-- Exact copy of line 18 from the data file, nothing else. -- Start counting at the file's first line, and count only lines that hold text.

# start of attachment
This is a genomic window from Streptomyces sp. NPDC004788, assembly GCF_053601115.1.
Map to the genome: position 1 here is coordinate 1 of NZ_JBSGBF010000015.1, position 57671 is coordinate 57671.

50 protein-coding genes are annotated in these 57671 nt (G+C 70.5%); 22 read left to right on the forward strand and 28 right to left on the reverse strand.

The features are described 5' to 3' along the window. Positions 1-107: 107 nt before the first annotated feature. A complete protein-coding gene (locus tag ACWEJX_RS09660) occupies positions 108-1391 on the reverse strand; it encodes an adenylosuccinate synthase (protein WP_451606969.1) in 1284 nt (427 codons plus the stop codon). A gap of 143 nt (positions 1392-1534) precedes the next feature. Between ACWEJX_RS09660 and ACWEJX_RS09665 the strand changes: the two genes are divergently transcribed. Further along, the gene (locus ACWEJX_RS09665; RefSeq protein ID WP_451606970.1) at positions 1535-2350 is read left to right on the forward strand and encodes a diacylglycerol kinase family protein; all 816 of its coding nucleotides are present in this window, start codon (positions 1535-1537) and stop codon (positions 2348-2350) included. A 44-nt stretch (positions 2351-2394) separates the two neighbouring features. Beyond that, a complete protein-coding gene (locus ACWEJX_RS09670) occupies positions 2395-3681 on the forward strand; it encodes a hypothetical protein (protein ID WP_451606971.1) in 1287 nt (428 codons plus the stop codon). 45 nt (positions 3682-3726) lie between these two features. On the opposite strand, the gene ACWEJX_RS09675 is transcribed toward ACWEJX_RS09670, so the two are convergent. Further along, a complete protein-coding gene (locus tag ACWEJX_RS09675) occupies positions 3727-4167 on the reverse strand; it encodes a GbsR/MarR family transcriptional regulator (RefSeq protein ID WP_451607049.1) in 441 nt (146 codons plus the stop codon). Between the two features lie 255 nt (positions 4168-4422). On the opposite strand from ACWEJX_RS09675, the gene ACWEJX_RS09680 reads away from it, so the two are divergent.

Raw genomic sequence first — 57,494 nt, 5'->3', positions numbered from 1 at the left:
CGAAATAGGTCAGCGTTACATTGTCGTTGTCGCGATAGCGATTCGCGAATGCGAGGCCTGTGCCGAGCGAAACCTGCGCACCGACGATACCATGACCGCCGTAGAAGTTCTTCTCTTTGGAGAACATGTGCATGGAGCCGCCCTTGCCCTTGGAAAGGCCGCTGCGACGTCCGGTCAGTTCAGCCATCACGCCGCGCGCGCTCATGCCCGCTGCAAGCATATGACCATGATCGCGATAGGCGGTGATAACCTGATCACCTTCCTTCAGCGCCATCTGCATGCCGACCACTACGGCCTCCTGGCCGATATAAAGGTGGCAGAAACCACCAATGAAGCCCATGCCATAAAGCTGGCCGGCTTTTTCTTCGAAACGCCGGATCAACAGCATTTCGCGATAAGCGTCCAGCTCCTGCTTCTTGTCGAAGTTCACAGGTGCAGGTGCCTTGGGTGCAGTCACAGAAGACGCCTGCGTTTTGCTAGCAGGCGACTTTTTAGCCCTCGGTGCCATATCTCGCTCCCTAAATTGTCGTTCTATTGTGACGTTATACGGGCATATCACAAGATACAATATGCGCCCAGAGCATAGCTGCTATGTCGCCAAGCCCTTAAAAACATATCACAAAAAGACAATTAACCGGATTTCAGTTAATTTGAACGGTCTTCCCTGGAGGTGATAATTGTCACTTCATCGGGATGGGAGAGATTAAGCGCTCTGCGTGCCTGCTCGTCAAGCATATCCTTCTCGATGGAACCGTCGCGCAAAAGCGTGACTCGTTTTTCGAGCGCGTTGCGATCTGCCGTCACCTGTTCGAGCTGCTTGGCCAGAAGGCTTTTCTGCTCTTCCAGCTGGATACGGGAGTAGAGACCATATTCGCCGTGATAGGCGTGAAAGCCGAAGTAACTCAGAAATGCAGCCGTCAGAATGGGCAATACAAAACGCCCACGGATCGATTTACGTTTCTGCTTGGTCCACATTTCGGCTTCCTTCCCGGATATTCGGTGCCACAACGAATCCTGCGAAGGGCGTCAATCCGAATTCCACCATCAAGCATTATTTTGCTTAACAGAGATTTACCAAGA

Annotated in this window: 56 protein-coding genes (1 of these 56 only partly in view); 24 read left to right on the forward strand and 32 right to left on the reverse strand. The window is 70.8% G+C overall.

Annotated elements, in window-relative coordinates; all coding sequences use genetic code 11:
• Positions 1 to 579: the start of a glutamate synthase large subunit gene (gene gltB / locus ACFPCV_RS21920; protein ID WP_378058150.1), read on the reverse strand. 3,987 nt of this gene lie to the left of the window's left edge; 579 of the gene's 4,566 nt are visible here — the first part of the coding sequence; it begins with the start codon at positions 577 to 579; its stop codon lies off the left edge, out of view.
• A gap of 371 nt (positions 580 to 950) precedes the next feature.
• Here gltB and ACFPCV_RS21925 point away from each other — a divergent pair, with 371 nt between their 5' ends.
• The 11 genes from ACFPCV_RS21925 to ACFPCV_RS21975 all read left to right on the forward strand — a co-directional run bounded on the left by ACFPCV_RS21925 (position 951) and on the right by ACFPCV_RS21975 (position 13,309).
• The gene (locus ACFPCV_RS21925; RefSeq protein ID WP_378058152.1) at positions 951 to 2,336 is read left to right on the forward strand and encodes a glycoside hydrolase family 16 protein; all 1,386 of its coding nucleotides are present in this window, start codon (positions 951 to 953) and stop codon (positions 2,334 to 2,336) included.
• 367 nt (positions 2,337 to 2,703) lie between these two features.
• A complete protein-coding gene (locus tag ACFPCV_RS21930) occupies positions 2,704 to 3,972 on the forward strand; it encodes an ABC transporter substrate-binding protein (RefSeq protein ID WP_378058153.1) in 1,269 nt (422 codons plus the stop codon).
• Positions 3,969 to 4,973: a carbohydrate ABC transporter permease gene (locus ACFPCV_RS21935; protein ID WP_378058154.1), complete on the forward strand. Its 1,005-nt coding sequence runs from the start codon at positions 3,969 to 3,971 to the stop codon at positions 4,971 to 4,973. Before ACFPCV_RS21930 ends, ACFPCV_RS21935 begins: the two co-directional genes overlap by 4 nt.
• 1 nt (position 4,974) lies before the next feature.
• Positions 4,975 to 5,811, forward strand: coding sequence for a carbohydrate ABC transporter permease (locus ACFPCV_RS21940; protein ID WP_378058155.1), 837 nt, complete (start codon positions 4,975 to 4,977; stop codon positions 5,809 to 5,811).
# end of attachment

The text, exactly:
• Positions 4,975 to 5,811, forward strand: coding sequence for a carbohydrate ABC transporter permease (locus ACFPCV_RS21940; protein ID WP_378058155.1), 837 nt, complete (start codon positions 4,975 to 4,977; stop codon positions 5,809 to 5,811).